KABIR'S POEMS 103They are blind who hope to see itbythe light <strong>of</strong> reason, that reasonwhich is the cause <strong>of</strong> separationThe House <strong>of</strong> Reason isvery far away !How blessed is <strong>Kabir</strong>, that amidstthis great joy he sings within hisown vessel.It is the music <strong>of</strong> the meeting <strong>of</strong> soulwith soul ;It is the music <strong>of</strong> the forgetting <strong>of</strong>sorrows ;It is the music that transcends allcoming in and all going forth.XCVIIIII. 98. fitu phdgun niyar dnlTHE month <strong>of</strong> March draws near :ah,who will unite me to my Lover ?How shall I find words for the beauty<strong>of</strong> my Beloved ? For He is mergedin all beauty.

104 KABIR'S POEMSHis colour is in all the pictures <strong>of</strong> theworld, and it bewitches the bodyand the mind.Those who know this, know what isthis unutterable play <strong>of</strong> the Spring."<strong>Kabir</strong> says: Listen to me, brother !there are not many who havefound this out."II. 111.XCDCNarad, pydr so antar ndhiOH Narad ! I know that my Lovercannot be far :When my Lover wakes, I wake ;whenHe sleeps, I sleep.He is destroyed at the root who givespain to my Beloved.Where they sing His praise, there Ilive ;When He moves, I walk before Him :my heart yearns for my Beloved.

KABIR'S POEMS 105The infinite pilgrimage lies at His feet,a million devotees are seated there.<strong>Kabir</strong> says:" The Lover Himself revealsthe glory <strong>of</strong> true love."II. 122.koi prem ki pengjhuldo reHANG up the swing <strong>of</strong> love to-day !Hang the body and the mind betweenthe arms <strong>of</strong> the Beloved, in theecstasy <strong>of</strong> love's joy :Bring the tearful streams <strong>of</strong> the rainyclouds to your eyes, and cover yourheart with the shadow <strong>of</strong> darkness:Bring your face nearer to His ear, andspeak <strong>of</strong> the deepest longings <strong>of</strong>your heart.<strong>Kabir</strong>"says: Listen to me, brother !bring the vision <strong>of</strong> the Beloved inyour heart."Printed by R. & R. CLAHIC, LIMITED.

BY RABINDRANATH TAGOREGITANJALI (SONG OFFERINGS> ACollection <strong>of</strong> Prose Translations made by theAuthor from the original Bengali. With anIntroduction by W. B. YEATS, and a Portrait byW. ROTHENSTEIN. Crown 8vo. 45. 6d. net.ATHENsEUAf. "Mr. Tagore's translations are <strong>of</strong> trancelikebeauty."' 'NA TION. Only the classics <strong>of</strong> mystical literature providea standard by which this handful <strong>of</strong> Seng Offerings ' can beappraised or understood."THE GARDENER.LYRICS OF LOVEAND LIFE. Translated by the Author from theoriginal Bengali. With Portrait Crown 8vo.45. 6d. net.DAILY MAIL. "Flowers as fresh as sunrise. . . .<strong>One</strong> cannot tell what they have lost in the translation, but asthey stand they are <strong>of</strong> extreme beauty. . . . They are simple,exalted, fragrant episodes and incidents <strong>of</strong> every day transposedto faery."DAILY NEWS. "The verses in this book are far finerand more genuine than even the best in Gitanjali."THE CRESCENT MOON.CHILD-POEMS. Translated by the Author. With 8Illustrations in Colour. Pott 410. 43. 6d. netGLOBE. "In The Crescent Moon Rabindranath Tagore<strong>of</strong>fers a revelation more pr<strong>of</strong>ound and more subtle than thatin the Gitanjali. He opens to us the child-mind. . . . Hisrevelation <strong>of</strong> the child -mind is richer, more complete, moreconvincing, than any <strong>of</strong> which we have had previous knowledge."THE KING OF THE DARKCHAMBER. A Play. Translated by KSHITISHCHANDRA SEN. Crown 8vo. 45.ACADEMY.od. net." We have no space to do more than suggestthe wealth <strong>of</strong> meaning contained in this wonderful play, for it isa work <strong>of</strong> art which reveals a thousand facets to every seeing eye."LONDON :MACMILLAN AND CO., LTD.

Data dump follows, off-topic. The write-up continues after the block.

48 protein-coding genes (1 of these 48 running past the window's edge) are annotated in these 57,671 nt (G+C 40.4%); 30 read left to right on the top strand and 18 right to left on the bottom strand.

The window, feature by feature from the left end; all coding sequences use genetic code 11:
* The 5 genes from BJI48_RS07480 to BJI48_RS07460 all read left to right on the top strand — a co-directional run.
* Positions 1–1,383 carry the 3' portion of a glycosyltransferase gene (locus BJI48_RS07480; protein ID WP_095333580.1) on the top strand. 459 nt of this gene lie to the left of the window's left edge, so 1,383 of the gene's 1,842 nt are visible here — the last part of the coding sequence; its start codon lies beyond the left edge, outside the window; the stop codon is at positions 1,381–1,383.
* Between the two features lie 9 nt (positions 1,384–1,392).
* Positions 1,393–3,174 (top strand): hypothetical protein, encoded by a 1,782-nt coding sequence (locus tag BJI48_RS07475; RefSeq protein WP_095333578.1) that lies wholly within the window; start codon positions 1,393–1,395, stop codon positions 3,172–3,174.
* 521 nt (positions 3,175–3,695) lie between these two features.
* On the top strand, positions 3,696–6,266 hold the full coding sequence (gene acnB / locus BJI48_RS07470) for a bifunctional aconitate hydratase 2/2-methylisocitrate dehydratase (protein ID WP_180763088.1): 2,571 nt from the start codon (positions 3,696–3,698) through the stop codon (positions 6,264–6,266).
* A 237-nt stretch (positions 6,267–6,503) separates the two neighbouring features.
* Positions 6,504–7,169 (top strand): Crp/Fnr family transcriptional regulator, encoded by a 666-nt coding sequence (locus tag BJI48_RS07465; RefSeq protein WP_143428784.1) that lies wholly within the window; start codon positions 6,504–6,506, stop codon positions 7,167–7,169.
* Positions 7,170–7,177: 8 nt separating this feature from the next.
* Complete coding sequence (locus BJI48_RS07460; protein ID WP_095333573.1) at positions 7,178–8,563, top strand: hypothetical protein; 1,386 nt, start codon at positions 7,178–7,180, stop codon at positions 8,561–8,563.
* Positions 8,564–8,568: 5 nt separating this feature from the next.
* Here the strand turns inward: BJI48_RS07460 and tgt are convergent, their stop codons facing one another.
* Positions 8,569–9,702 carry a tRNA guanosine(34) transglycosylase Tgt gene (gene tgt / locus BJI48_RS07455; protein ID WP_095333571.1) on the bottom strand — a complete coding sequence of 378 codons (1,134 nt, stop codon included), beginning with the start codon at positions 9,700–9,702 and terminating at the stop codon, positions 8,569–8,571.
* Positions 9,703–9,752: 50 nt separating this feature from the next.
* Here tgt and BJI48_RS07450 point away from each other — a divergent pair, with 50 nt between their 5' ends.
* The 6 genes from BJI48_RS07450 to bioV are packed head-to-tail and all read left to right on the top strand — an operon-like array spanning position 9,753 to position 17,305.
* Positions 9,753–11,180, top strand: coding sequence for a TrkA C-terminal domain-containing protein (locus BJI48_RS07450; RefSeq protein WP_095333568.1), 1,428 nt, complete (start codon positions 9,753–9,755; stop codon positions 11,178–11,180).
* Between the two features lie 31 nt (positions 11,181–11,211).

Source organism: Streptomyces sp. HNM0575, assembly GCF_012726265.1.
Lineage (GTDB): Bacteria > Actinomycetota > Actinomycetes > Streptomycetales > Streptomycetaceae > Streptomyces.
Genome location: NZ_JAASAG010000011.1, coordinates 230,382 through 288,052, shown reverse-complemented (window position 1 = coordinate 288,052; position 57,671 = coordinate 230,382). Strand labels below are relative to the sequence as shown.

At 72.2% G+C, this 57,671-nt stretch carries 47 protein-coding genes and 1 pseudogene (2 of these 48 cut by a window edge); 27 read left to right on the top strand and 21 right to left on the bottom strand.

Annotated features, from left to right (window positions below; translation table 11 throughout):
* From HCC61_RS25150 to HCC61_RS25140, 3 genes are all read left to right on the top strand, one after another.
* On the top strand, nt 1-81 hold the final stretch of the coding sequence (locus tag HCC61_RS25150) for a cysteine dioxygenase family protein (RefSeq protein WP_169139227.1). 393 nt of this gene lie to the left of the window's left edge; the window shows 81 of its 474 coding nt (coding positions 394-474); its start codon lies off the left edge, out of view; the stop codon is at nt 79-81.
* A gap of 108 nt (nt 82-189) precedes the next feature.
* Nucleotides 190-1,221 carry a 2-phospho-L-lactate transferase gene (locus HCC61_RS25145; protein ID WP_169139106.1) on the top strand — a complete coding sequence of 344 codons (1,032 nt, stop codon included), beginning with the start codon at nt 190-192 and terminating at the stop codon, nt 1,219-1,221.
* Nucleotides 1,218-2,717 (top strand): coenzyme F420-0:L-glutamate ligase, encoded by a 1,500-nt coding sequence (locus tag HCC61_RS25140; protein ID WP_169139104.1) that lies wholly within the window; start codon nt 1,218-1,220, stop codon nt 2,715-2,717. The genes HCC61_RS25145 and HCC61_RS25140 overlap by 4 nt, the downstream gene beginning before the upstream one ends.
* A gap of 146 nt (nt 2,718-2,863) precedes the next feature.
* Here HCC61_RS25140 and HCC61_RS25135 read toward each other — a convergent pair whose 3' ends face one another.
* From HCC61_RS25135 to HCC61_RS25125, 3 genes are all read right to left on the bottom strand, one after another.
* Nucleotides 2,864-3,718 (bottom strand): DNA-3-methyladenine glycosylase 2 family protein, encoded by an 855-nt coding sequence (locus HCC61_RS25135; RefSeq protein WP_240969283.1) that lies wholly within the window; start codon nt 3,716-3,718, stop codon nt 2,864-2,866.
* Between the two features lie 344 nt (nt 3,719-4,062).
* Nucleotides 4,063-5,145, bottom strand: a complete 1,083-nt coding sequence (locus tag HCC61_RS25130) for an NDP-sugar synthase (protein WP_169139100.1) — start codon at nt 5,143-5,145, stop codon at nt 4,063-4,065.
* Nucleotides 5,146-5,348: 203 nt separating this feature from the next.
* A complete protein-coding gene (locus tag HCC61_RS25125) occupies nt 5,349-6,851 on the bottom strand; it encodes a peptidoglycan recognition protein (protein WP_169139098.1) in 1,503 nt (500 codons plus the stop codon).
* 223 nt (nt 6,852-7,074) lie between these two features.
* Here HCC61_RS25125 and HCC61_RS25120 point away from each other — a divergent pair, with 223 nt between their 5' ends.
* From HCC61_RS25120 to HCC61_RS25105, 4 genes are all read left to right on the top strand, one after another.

BY RABINDRANATH TAGORECHITRA. A Play. Translated by the Author.Crown 8vo. 2s. 6d. net.OBSERVER."An allegory <strong>of</strong> love's meaning, clear as apool in the sunshine. . . . We find in Mr. Tagore that for whichArjuna groped in his love, ' that ultimate you, that bare simplicity<strong>of</strong> truth," and never more than in this little work <strong>of</strong>beauty, Chitra."THE POST OFFICE. A Play. Translatedby DEVABRATA MUKERJEA.2s. 6d. netMANCHESTER GUARDIAN.'Crown 8vo.'A delicate, wistful thing,coloured with beautiful imagery;for a moment it lifts a corner<strong>of</strong> the veil <strong>of</strong> worldly existence."SADHANA : THE REALISATION OF LIFE.Lectures. Extra Crown 8vo. 53. net.PALL MALL GAZETTE. "The beauty <strong>of</strong> the Ianguagein which Rabindranath Tagore's philosophy is enshrineddefies analysis almost as completely as the l<strong>of</strong>tiness <strong>of</strong> thethought. It is a rhapsody that compels and convinces. . . .Sadhand isamongst the great messages <strong>of</strong> modern times."THE PASSING OF SPRING. By Mrs.B. K DAS. With an Introduction by RABIN-DRANATH TAGORE. Crown 8vo.THE AUTOBIOGRAPHY OF MAHAR-SHI DEVENDRANATH TAGORE(Father <strong>of</strong> RABINDRANATH TAGORE). Translatedby SATYENDRANATH TAGORE and INDIRA DEVI.With Introduction by EVELYN UNDERBILL, andPortrait. Extra Crown 8vo. 73. 6d. netLONDON : MACMILLAN AND CO., LTD.

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BINDING SECT. JUN 9 1969Kablr<strong>One</strong> hundredpoems <strong>of</strong> <strong>Kabir</strong>PLEASE DO NOT REMOVECARDS OR SLIPSFROM THIS POCKETUNIVERSITY OF TORONTO LIBRARYPK <strong>Kabir</strong>, 15th cent.2095 <strong>One</strong> hundred poems <strong>of</strong>K33A28 <strong>Kabir</strong>1915